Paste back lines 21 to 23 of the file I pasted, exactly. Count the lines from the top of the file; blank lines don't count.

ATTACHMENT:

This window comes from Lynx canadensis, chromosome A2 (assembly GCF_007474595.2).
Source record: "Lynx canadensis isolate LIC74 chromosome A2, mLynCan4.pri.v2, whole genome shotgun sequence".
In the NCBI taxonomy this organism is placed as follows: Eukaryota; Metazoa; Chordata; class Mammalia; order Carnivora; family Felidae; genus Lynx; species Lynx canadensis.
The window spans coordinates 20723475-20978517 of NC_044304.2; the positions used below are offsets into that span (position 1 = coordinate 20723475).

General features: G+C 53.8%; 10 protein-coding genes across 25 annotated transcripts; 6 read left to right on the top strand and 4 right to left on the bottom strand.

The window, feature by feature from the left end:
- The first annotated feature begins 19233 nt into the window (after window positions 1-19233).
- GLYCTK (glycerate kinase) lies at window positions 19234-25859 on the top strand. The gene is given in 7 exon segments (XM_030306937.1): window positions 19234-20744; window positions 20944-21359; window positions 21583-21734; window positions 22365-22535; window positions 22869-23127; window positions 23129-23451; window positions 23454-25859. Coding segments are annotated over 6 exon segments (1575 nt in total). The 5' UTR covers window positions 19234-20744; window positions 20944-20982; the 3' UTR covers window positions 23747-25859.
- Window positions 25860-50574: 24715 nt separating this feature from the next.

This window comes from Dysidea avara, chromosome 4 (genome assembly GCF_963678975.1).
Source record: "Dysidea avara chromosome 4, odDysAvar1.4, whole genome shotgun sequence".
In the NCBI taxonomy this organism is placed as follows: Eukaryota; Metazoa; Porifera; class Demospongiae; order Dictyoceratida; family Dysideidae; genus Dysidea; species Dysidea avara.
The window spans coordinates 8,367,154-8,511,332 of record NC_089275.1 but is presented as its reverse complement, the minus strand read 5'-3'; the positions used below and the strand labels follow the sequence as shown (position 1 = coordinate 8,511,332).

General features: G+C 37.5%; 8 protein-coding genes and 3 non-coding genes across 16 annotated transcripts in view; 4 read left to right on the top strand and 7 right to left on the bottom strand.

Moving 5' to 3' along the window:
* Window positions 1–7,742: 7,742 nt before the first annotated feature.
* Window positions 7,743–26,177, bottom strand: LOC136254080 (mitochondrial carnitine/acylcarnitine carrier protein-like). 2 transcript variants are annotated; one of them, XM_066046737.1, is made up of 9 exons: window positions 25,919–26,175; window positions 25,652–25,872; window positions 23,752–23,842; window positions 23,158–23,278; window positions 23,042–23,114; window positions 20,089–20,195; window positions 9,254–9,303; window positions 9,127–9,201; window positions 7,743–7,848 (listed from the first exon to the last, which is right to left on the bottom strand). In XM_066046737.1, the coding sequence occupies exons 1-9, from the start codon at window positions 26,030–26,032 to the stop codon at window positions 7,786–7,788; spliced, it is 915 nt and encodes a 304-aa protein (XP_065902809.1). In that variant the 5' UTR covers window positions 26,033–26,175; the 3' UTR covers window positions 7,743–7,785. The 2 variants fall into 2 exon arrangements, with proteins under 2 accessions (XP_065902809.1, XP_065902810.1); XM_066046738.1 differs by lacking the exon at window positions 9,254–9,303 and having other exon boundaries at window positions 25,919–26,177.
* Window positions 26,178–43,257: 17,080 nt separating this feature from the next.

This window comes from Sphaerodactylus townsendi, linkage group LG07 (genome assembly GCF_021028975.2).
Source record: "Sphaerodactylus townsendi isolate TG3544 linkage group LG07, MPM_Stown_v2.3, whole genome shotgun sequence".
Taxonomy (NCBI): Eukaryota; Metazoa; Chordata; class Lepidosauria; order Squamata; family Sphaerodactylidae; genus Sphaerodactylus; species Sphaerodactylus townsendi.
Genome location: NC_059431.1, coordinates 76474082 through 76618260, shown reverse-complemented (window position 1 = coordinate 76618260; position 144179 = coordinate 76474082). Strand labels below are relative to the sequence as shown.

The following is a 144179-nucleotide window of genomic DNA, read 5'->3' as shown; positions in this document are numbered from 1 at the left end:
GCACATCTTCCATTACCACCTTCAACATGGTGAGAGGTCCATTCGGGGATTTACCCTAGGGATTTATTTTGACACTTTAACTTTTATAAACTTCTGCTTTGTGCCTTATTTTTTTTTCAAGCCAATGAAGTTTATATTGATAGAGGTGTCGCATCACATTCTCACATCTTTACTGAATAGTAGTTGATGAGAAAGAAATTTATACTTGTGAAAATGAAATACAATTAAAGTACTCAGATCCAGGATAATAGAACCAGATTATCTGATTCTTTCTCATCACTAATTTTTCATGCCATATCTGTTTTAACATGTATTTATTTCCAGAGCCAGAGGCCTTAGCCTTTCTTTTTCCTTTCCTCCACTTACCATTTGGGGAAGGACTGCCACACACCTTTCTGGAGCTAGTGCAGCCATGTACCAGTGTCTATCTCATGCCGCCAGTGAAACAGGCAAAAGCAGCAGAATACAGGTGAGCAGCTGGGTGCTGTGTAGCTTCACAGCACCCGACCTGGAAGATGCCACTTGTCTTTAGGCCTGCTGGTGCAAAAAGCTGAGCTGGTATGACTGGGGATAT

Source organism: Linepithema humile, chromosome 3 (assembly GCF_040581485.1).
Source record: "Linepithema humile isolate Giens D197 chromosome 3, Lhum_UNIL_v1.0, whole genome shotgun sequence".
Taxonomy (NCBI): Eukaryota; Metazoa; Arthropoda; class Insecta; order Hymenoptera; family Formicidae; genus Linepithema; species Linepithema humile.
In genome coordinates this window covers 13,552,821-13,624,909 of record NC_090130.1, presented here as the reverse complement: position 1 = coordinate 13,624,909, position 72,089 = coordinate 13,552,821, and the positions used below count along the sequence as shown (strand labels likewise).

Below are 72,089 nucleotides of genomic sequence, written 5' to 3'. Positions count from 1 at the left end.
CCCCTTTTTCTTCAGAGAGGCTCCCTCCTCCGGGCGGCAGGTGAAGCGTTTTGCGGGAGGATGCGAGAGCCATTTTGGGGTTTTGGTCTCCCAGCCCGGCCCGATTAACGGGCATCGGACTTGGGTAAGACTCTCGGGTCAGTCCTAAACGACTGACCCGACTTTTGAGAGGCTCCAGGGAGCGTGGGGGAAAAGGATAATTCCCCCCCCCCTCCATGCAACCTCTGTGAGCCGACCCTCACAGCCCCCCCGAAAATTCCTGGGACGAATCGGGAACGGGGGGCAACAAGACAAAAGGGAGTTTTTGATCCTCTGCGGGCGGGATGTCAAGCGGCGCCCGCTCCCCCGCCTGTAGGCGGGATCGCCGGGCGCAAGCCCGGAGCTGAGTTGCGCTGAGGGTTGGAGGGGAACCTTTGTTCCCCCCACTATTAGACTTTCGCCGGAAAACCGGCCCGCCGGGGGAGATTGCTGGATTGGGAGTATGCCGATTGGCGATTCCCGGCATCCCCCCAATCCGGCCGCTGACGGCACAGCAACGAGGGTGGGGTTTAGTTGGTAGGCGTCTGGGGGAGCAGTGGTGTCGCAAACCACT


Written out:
Taxonomy (NCBI): Eukaryota; Metazoa; Chordata; class Lepidosauria; order Squamata; family Sphaerodactylidae; genus Sphaerodactylus; species Sphaerodactylus townsendi.
Genome location: NC_059431.1, coordinates 76474082 through 76618260, shown reverse-complemented (window position 1 = coordinate 76618260; position 144179 = coordinate 76474082). Strand labels below are relative to the sequence as shown.

The following is a 144179-nucleotide window of genomic DNA, read 5'->3' as shown; positions in this document are numbered from 1 at the left end: